14 March 2012
Order of Service to Masonry citation for RW Bro Dr Roeinton Burjor Framji Khambatta
Bro Roeinton Khambatta, who was born in September 1924, was made a mason in Lodge Zoroaster, under the Scottish Constitution, and in 1965 joined our Lodge Faith No. 2438. That lodge (then meeting in Karachi in the District of Punjab) was also his father's and his grandfather's lodge. In the Royal Arch he was exalted in Chapter Faith and Charity, under the Scottish Constitution, and joined our Faith Chapter No. 2438, in 1966.
He had a swift rise in the District of Punjab, which was renamed Pakistan in 1967, and in 1970 was installed as District Grand Master and Grand Superintendent. He held those offices until his resignation in 1976, after Freemasonry had been made illegal by the government of Pakistan. Having taken up residence in London, he continued to practise as a Consultant Cardiologist for many years until his retirement, and pursued an active masonic career not only in London, but also in the Provinces of Suffolk, Hertfordshire, and Worcestershire, in all of which he holds the rank of Past Provincial Senior Grand Warden.
Brother Khambatta's record of masonic activity is as impressive as any. At differing times he has been a member of 16 lodges and 8 chapters under our Constitution. He has served in the Chair of very many of them and is the senior subscribing Past Master of Jubilee Masters Lodge No. 2712. In 1988–89 he served as a Grand Steward on the nomination of Lodge of Felicity No. 58, and was the President of his Board. He is a long-standing member of Quatuor Coronati Lodge No. 2076, the Premier Lodge of Masonic Research, becoming its Master in 2000. As a further distinction he was the Prestonian Lecturer for 2007, taking as his subject "The Grand Secretaries 1813–1980".
He is also active in many other Orders, most notably as a former Provincial Grand Master for London in the Mark degree. As an elder masonic statesman, he holds a special place in the affections of the many brethren with whom he has come in contact.
14 March 2012
A Statement by the RW Deputy President of the Board of General Purposes Michael Lawson concerning the Attorney General's Reference to the Charity Tribunal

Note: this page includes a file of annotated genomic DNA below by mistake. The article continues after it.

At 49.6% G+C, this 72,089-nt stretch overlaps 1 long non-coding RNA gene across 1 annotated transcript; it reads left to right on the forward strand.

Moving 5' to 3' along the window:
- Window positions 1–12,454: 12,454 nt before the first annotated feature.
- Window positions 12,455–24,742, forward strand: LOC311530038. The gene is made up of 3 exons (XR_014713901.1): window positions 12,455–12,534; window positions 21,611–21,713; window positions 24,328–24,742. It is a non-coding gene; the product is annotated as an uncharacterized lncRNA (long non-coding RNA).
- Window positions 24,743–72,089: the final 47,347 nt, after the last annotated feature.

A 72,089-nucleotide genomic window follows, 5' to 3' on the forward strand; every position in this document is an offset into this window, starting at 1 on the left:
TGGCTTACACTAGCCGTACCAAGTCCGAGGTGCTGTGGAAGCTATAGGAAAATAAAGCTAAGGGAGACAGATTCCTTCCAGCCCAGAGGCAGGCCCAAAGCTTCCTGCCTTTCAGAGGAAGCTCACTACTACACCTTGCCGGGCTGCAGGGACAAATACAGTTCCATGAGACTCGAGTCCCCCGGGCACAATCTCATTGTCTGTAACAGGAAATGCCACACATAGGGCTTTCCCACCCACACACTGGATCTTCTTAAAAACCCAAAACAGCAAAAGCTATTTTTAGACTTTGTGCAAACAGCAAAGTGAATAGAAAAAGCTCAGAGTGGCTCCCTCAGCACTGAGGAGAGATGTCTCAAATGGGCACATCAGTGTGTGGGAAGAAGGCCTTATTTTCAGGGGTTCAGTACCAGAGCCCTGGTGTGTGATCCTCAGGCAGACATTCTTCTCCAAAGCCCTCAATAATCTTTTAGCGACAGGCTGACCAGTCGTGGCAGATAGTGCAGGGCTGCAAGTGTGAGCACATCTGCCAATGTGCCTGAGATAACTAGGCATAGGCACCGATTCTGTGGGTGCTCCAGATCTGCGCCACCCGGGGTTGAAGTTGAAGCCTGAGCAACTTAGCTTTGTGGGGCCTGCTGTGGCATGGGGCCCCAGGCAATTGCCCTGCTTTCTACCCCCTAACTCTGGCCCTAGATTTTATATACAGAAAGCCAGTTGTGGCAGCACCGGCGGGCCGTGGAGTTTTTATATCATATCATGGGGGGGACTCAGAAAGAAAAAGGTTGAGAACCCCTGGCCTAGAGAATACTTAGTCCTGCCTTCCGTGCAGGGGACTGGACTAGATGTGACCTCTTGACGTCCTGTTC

Many of you will be aware that last year the Attorney General brought a case (known as a Reference) to the Charity Tribunal to determine a number of questions concerning Benevolent Fund Charities and whether their Charitable status was affected by the Charities Act 2006 - in particular by that Act's requirements relating to public benefit.
Some 1,400 Masonic Charitable Funds, almost entirely Lodge Benevolent Funds, were named in a Schedule to the Reference, although it was likely to affect nearly every Lodge or Chapter Benevolent Fund, of which we believe there are more than 4,000. The four main Masonic Charities were also concerned that they might be affected.
Accordingly the Board instructed a leading Firm of Solicitors, Farrer and Co, which has a specialist Charity Department, and a leading Chancery silk, Simon Taube QC, to look after the interests of Masonic Charities at the Hearing. The Board also arranged for a nominated Masonic Charity to be a party to the proceedings.
The issue before the Tribunal was whether the pre-existing case law that is authority for the charitable status of funds relieving poverty amongst a group of beneficiaries with a common link (e.g. where the beneficiaries are defined by a family relationship, a common employer or as in the case of Masonic Benevolent Funds membership of a body such as a Lodge) had been overturned by the public benefit requirements of the Charities Act 2006.
The Upper Tribunal has ruled unequivocally that the Charities Act 2006 has made no change to the law in that respect and that Charities for the prevention or relief of poverty amongst a group of beneficiaries defined in this way remain valid Charitable Trusts.
The decision was handed down shortly after the Board met in February. The Board will be considering the decision and whether any further guidance should be given and will report further to Grand Lodge in due course. For those who wish to read the decision we have put the following link on UGLE's website.
Finally, I draw your attention to the Charities Act 2011 which comes into effect today consolidating most of the Charities Acts 1992, 1993 and 2006 and the Recreational Charities Act 1958. It does not alter the existing law, but sets out in a more accessible form how Charities in England and Wales are registered and regulated, and is now the governing legislation for Charities.